Pence trumps Kaine in first and only VP debate

Hannah Layden, Contributing Writer

“The lesser of two evils” is a line often thrown around regarding which candidate to vote for in the upcoming election. Often, it has been taken as a joke when people talk about how our country is doomed. The reality is, this election, like those before it, will help shape the next four years of our great nation. Deciding to vote for the lesser of two evils is possibly the worst way to go about choosing the future leader of the free world, and yet a tactic both candidates used in the vice presidential debate on Oct. 4. Regardless of this flawed method, Republican vice presidential candidate Mike Pence was the clear winner of the debate as his poise, demeanor, and understated way of delivering effective messages to the audience came through.

The debate began in a calmer and more “presidential” manner than the debate between Hillary Clinton and Donald Trump last month did. However, in the first few minutes, it became clear that Pence was more polished and well-spoken, and this continued throughout the majority of the debate.

Pence never directly attacked Kaine, but rather weaved and dodged his way through the 90 minutes. Kaine overtly tried to knock down Pence, but this never came to fruition. Kaine even tried to make an argument that Trump is running an “insult-driven campaign,” to which Pence swiftly turned back onto Clinton and said that in fact, it is her campaign that is driven by “deplorable” insults.

Throughout her campaign, Clinton has made comments not only about Trump himself, but also his supporters at large. You can even see this through the front pages of the two candidates’ campaign websites–Trump praises Pence for winning the debate, while Clinton bashes Pence for being unable to defend Trump.

Kaine spent most of his time condemning Pence for not being able to defend his running mate, to which Pence simply chuckled and shook his head. The truth of the matter is that Pence did defend much of what Trump has said in a more indirect way, including talk of nuclear weapons and Vladimir Putin. Kaine came off as a failed, scripted bully because regardless of what he threw at Pence, the Republican vice presidential nominee responded with a generally reasonable, thought-out answer. Pence continued to artfully deflect Kaine’s attacks.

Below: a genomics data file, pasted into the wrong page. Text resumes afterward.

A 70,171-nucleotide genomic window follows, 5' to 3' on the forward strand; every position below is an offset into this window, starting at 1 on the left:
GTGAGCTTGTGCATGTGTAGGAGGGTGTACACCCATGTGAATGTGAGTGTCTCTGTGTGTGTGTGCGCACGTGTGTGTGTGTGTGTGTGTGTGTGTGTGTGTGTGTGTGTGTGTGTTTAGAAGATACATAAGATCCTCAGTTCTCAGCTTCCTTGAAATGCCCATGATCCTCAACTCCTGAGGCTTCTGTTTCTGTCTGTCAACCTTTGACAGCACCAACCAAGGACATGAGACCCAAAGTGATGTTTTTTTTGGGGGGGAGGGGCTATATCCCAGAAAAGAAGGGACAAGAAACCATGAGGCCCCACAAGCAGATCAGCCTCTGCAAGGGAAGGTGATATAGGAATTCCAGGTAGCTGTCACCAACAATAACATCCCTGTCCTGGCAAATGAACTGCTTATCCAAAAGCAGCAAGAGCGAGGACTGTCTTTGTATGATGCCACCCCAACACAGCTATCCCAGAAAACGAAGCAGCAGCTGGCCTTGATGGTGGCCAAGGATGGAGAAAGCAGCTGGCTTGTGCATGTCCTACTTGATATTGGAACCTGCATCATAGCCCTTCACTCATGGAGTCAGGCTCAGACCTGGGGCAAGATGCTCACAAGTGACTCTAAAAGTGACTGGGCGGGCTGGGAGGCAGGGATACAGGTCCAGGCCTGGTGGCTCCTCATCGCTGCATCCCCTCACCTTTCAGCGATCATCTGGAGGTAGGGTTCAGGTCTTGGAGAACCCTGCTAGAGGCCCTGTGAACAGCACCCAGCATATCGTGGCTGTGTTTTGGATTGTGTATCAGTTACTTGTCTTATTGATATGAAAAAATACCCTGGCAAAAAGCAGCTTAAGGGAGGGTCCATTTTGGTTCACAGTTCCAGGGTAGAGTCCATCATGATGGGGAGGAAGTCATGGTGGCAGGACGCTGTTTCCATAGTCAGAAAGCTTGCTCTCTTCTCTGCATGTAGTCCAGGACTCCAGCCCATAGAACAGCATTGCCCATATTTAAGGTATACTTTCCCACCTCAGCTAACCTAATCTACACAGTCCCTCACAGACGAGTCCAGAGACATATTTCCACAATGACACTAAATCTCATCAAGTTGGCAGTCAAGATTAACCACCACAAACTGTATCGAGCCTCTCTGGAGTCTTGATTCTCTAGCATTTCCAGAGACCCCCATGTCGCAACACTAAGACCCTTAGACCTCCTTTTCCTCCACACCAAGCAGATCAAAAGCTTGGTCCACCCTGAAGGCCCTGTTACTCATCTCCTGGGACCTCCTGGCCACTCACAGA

In the grand scheme of things, this vice presidential debate will do little to sway voters one way or the other. Clinton and Trump supporters will continue to be just that. However, this debate may impact those who are undecided or independent.

This fact may be forgotten in the spectacle of this year’s election, but it’s important to remember that the future vice president of the United States does has a chance of becoming president. If any individuals were looking to this debate to help them solidify a decision about who they want to be the next president and vice president of the United States, they might be more comfortable with Mike Pence in office.

The vice presidential debate had a clear winner in my eyes, but the fate of the election is still up in the air. It is time for people to start thinking critically about who the best leader for this nation is. It is time to think about who will be the next commander-in-chief, appoint the newest Supreme Court justice, and decrease this country’s debt. The future of this country is too important to simply say, “I’m voting for this candidate because the other one is worse.”

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